This morning’s Guardian tells the story of three MIT computer grad students who used a software program of their own design to generate a fake research paper, loaded with titillating, appropriately academic-sounding jargon such as “scatter/gather” and “I/O server,” which they then submitted to the conveners of this coming summer’s World Multiconference on Systematics, Cybernetics and Informatics in Florida—and, lo and behold, the WMSCI “promptly selected” their fake for presentation at the conference. Jibberish and all.
The paper, The Guardian elaborates, was comprised of a “random collection of charts, disgrams and obtuse lines such as ‘We implemented our scatter/gather I/O server in Simula-67′.” But The Guardian failed to mention whether the WMSCI-selected fake delved into the related fields of pornography and human sexuality, feces and urination, and the like. (Though at least one rumor is afoot which suggests that these MIT students are hard at work designing a new program that they hope will one day be capable of generating an infinitely large body of gibberish along these lines.)
This tale of “complete gibberish” passing the muster among the clearly cynical conveners of the World Multiconference on Systematics, Cybernetics and Informatics is a real beauty. No doubt about it. Though the pranksters appear to be of the opinion that the WMSCI’s acceptance of their fake, Rooter: A Methodology for the Typical Unification of Access Points and Redundancy, was “not a statement about jargon in computer science,” The Guardian also reports. Oddly enough. But if this particular fake was not about jargon in computer science—and about a lot of the other bogus affectations of the celebrated universe of discourse among really sharp minds—then what else might it have been about, pray tell?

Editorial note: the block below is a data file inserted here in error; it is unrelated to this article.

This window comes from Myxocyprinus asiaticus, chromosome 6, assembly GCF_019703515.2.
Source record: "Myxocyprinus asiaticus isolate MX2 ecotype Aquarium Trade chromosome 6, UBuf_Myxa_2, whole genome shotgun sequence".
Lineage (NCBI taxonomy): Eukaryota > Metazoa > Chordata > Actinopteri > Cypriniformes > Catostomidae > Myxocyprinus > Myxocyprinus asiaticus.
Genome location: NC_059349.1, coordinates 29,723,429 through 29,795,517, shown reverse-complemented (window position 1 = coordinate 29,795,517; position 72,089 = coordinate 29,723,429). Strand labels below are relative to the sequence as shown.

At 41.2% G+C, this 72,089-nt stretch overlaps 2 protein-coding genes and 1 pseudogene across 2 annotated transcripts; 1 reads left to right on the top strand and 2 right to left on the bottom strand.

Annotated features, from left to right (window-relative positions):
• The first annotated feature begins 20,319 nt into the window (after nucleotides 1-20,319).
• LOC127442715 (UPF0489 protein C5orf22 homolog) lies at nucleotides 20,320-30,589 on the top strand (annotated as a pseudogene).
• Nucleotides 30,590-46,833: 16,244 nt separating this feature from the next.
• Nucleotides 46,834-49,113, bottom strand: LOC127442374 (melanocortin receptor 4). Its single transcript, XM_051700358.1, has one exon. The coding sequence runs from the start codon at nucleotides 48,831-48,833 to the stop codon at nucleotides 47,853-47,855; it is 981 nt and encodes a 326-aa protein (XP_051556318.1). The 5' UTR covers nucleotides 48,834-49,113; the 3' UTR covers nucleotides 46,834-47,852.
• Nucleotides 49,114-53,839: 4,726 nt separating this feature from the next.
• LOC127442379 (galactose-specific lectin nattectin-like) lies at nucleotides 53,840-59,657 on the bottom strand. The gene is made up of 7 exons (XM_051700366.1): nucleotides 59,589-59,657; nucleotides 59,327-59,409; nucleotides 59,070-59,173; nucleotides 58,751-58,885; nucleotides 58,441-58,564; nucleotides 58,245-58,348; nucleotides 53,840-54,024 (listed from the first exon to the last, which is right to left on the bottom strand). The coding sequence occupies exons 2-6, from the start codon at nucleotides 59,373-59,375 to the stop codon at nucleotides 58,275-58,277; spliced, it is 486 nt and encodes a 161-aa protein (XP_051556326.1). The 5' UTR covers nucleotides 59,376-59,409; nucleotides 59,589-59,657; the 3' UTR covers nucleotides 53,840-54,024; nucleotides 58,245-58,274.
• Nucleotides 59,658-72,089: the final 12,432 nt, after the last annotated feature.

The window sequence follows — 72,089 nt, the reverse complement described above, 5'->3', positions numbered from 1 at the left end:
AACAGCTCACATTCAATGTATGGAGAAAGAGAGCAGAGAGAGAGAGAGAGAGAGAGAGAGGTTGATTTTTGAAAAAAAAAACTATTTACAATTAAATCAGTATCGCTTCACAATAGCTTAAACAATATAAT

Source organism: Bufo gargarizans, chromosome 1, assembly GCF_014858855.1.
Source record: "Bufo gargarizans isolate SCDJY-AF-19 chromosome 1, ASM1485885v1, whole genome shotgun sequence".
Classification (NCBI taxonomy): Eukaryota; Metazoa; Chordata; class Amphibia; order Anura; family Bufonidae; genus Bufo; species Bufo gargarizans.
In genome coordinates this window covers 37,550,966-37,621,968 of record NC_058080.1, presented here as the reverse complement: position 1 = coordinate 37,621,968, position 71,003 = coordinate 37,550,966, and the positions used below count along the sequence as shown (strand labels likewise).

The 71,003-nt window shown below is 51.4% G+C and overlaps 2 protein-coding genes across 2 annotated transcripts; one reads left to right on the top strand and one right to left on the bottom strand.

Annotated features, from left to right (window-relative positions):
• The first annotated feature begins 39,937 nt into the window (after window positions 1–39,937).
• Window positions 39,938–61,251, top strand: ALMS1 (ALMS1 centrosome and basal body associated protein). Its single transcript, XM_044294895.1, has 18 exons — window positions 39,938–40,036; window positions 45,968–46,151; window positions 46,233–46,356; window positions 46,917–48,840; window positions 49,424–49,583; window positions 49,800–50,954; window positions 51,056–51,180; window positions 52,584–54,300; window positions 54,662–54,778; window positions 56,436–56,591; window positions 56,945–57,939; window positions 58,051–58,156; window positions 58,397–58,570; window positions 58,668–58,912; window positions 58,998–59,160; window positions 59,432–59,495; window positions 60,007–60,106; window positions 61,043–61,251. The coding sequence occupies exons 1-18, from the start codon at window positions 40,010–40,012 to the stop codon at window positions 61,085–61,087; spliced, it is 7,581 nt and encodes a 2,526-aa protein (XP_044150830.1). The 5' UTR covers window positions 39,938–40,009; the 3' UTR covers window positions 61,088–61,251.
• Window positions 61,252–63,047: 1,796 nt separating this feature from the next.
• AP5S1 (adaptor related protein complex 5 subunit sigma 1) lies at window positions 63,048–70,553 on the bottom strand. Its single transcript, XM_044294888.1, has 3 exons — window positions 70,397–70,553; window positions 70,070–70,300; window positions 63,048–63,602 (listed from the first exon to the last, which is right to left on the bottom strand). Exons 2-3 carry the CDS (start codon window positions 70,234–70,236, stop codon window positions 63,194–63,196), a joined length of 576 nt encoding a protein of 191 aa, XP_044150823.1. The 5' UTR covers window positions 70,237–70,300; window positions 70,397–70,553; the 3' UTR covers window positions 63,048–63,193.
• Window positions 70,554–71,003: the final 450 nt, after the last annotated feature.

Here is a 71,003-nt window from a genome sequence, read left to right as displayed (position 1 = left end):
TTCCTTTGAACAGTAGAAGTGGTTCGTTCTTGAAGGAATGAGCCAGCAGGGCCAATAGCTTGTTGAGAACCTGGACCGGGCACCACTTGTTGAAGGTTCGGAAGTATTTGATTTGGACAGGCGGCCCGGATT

Still. This little tale about vanity academic conferences leading to vanity calls for papers and vanity presentations in exchange for hard cash pales in comparison to the similar tale of nearly a decade ago, when one unabashed prankster—He never denied that he was a prankster. Did he?—the American physicist Alan Sokal, published his seminal “Transgressing the Boundaries: Toward a Transformative Hermeneutics of Quantum Gravity” in the allegedly serious journal Social Text—and not only didn’t mean a word he had written. But knew that not having to mean a word that one publishes comprises an overwhelmingly large part of what the field he was pranking is really all about.
In this latter case, the exemplary work of Sokal, working individually, as well as in partnership with the Belgian physicist Jean Bricmont (i.e., Impostures Intellectuelles (1997), or Fashionable Nonsense (1998)—though the U.K. translation Intellectual Impostures (1998) clearly is to be preferred), ought always to be kept in mind, I think. Wherever postmodern vanities and straightforward deception pop up.
“Making a science out of applied idiocy,” Richard Jinman, The Guardian, April 16, 2005
“Transgressing the Boundaries: Toward a Transformative Hermeneutics of Quantum Gravity,” Alan D. Sokal, Social Text, Spring/Summer, 1996
“A Physicist Experiments With Cultural Studies,” Alan D. Sokal, Lingua Franca, May/June, 1996
“Transgressing the Boundaries: An Afterword,” Alan D. Sokal, Dissent, Fall, 1996
“What the Social Text Affair Does and Does Not Prove,” Alan D. Sokal, in A House Built on Sand: Exposing Postmodernist Myths about Science, Noretta Koertge, Ed., Oxford University Press, 1998
“Rationality/Science,” Noam Chomsky, Z Papers, 1995